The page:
Renault is still umming and ahhing over the UK release of its Twizy 45 – a low-speed electric car that 16-year-olds would be allowed to drive on the roads. But is there really a market for the Twizy in the UK?
The Renault Twizy is this year’s head-turner in the UK car market, looking remarkably like a car prototype I drew in crayon during my Year 2 arts and crafts hour.
The French manufacturer is already selling the low-powered Twizy 45 model in mainland Europe, and is studying the sales potential of a UK release. This comes in light of a new UK law that will allow 16-year-olds to drive low-speed micro-cars on our roads from January 2013.
Huge hit or monumental miss?
So let’s assume 16-year-olds will be able to buy and drive the Twizy 45. Will they actually do it? Or, at a potential cost of around £6,200 (plus insurance), will it be parents footing the bill for their teenagers’ Twizys?
Our Cars team recently got their hands on the more powerful Twizy Technic, which went on sale in the UK earlier this year. It’s safe to say it’s been dividing opinion in the office! Which? Car’s Tim Pitt got behind the wheel and put himself in the mindset of a carefree 16-year-old scurrying around London.
After his drive, Tim said:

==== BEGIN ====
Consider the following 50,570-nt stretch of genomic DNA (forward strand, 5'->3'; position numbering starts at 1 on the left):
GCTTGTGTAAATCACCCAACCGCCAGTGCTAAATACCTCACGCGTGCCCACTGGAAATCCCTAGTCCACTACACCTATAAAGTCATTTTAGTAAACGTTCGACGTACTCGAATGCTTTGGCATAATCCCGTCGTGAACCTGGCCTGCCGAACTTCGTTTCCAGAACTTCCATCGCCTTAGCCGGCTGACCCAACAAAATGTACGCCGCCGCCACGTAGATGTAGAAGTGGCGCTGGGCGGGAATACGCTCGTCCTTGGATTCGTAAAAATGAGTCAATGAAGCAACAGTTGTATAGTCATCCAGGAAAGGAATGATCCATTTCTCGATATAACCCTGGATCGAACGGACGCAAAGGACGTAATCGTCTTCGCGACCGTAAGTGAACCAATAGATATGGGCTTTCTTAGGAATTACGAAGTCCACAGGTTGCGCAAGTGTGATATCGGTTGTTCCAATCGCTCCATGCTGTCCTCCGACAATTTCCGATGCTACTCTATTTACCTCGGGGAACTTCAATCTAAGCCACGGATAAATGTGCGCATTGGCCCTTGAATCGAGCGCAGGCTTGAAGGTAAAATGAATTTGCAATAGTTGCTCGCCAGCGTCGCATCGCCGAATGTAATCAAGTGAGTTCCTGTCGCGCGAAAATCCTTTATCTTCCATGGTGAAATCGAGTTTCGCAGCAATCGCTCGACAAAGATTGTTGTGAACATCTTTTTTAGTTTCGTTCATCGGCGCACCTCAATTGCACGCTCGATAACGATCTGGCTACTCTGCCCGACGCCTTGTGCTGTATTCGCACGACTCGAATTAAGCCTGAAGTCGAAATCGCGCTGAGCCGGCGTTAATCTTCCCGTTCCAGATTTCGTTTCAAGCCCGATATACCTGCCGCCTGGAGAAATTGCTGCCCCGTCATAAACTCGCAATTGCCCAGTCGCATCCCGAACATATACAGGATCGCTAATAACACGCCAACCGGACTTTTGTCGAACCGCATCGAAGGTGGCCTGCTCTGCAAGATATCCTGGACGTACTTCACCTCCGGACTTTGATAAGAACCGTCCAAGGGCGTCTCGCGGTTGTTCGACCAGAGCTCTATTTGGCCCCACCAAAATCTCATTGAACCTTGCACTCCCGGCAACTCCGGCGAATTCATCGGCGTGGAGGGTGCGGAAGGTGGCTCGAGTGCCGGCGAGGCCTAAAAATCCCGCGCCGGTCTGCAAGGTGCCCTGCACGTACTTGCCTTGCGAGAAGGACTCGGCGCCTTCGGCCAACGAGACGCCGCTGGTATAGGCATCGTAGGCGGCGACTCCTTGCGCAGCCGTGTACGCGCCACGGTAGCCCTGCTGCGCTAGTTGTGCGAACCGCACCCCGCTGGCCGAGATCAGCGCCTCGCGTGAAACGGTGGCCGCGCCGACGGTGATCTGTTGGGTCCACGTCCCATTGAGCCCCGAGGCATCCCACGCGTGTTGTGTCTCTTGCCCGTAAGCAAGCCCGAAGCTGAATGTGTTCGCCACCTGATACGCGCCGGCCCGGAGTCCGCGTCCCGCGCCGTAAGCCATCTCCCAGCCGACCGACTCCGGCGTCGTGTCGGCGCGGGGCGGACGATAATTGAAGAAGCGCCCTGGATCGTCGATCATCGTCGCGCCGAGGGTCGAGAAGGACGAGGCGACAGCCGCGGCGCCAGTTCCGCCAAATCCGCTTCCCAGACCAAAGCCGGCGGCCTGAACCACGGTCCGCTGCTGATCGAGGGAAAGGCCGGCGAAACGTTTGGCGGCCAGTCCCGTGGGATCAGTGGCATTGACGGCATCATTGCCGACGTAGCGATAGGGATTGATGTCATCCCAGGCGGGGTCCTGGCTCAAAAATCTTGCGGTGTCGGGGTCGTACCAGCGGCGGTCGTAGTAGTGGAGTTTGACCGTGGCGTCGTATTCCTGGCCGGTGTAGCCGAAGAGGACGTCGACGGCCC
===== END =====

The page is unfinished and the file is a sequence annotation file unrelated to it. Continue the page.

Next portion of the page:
‘I’m all in favour of 16-year-olds being able to drive the Twizy. It’s safer than a moped and more affordable than a conventional car. Insurance costs could still be a stumbling block, though.’
Our recent poll asked whether 16-year-olds should be allowed to drive micro-cars like the Twizy on UK roads, and 67% of you voted against it. Yet the majority of comments and tweets we’ve received suggest that it’s a good idea. Commenter Tracey values the safety that a micro-car has over a moped:
‘I’d rather my 16-year-old was driving round in one of these than on a two wheeled death trap.’
‘Anonymous’ likes the idea of a micro-car, but isn’t sure about the Twizy’s looks:
‘This is a good idea, I’m sure plenty of 16-year-olds would like to drive. But I don’t think this would sell much because of its look. Perhaps improving the look and making it more stylish could make it better.’
Aaron thinks age is irrelevant:
‘It’s not the age that matters. It’s who is behind the wheel and their knowledge of how to control and use the vehicle in a safe manner. A 16-year-old could quite easily be a better driver than a 22-year-old.’
Tweeter Jamie Woodgate (@jamiewoodgate) thinks he’s too old to drive a Twizy:
‘Wish I could have driven one at 16! I would have loved it!’
So now you’ve seen the Twizy in action, do you think it’s safe for 16-year-olds to drive? Would you let your teenager drive one?